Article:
There are many questions about the need to vaccinate pets. While every medical intervention has pros and cons, the low risk of side effects and the prevention of disease in both animals and humans offer much support for continued vaccination programs.
Pet vaccines are designed to trigger an immune response and prepare the animal's system to fight infection from disease. While some vaccines will prevent disease completely, others may only lessen the severity of the infection should your pet be exposed. Vaccines will also protect against zoonotic diseases, which are diseases that can be spread from animals to humans. Rabies is an example of a zoonotic disease. The rabies vaccine is required by law, although the type of vaccine required varies from state to state.
Risks from the most recommended vaccinations for pets are minor, including fever, pain, and swelling. Some more serious reactions are caused by allergies and may occur within minutes of being vaccinated: vomiting, diarrhea, extreme itching, swelling, and difficulty breathing. While uncommon, this type of reaction can even cause death and requires immediate veterinary care.
Not all pets require vaccinations, nor do all pets need all available vaccines. "Core" vaccines are recommended to protect against the most common and debilitating diseases. "Non-core" vaccines are reserved for pets that meet specific criteria.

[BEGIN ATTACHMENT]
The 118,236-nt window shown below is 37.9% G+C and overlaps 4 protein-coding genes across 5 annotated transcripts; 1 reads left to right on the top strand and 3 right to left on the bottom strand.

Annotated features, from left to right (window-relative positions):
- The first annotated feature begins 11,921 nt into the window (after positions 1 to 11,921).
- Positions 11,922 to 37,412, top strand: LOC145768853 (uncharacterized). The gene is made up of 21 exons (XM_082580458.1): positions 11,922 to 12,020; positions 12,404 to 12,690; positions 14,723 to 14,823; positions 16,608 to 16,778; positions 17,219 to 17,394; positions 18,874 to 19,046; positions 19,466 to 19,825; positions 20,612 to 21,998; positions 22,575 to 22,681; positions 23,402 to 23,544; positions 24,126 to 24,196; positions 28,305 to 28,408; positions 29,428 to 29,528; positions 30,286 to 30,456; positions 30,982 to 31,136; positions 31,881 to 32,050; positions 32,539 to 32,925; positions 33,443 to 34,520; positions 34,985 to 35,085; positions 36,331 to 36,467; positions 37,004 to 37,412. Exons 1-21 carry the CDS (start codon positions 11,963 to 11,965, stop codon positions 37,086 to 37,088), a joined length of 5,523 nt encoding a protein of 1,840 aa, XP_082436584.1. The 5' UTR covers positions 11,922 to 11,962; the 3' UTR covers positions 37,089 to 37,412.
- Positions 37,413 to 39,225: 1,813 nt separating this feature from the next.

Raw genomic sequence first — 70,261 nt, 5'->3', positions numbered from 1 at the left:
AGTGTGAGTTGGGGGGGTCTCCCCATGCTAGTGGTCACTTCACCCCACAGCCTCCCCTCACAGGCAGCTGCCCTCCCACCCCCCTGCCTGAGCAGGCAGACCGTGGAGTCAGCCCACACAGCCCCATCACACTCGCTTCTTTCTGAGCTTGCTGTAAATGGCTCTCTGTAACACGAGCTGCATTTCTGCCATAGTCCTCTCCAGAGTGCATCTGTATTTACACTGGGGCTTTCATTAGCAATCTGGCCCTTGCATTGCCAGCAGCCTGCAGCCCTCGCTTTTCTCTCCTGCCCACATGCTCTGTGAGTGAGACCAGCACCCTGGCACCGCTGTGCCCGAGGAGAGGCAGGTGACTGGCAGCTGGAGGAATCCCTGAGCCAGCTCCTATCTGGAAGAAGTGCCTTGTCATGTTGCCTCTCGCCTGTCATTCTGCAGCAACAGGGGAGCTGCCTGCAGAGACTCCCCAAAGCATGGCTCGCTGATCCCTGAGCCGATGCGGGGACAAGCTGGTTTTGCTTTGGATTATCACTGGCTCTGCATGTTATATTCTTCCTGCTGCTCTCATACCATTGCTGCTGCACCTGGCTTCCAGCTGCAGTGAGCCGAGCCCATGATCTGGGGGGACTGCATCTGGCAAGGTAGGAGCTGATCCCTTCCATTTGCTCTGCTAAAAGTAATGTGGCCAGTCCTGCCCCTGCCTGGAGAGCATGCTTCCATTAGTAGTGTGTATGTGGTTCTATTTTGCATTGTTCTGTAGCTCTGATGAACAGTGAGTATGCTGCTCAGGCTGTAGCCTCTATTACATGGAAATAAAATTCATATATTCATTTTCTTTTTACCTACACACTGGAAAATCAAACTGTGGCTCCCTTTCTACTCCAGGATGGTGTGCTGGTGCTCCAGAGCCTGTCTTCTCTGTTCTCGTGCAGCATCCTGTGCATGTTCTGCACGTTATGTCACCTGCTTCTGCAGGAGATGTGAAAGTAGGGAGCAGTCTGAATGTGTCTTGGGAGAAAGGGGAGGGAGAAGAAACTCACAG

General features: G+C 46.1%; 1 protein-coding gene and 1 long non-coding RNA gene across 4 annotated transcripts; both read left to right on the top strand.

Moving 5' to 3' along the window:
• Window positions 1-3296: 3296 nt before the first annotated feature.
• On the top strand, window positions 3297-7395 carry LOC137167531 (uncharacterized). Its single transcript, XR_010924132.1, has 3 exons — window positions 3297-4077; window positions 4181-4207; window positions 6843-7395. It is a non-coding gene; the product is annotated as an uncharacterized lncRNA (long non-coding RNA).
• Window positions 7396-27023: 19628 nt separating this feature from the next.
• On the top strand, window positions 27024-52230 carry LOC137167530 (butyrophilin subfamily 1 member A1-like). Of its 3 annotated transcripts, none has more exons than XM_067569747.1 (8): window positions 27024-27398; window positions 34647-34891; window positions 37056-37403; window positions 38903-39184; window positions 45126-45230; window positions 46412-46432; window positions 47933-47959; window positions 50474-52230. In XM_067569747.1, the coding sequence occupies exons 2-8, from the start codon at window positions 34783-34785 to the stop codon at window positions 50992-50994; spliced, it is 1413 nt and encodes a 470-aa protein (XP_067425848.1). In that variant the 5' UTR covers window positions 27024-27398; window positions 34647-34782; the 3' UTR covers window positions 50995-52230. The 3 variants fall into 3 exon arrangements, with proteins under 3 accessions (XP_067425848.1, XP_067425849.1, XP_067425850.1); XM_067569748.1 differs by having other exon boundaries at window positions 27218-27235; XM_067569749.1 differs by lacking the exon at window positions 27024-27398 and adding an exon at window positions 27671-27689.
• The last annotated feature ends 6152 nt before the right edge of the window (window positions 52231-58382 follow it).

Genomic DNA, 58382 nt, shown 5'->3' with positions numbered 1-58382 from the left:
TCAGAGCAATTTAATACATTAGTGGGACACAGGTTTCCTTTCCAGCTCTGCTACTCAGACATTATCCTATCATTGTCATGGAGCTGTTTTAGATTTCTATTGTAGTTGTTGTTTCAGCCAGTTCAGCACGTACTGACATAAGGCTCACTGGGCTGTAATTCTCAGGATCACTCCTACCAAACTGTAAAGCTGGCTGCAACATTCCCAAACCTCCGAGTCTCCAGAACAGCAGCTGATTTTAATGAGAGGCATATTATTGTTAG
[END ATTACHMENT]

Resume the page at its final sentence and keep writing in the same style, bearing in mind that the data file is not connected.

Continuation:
Core vaccines for dogs include protection from the following diseases:
- Canine distemper
Non–core vaccines for dogs may include protection from these diseases:
- Lyme disease
Core vaccines for cats include protection from the following diseases:
- Parvovirus (Panleukopenia)
Non–Core Vaccines for cats may include protection from these diseases:
- Feline leukemia
- Feline immunodeficiency virus
- Chlamydophila felis
- Feline infectious peritonitis
As your professional veterinary team, we will consider your pet's age, general health, lifestyle, and risk of exposure to various preventable diseases, and we will then tailor a vaccination program specific to your animal companion.
Visit the U.S. Centers for Disease Control (CDC) website for easy-to-read information about protecting your family and pets from diseases.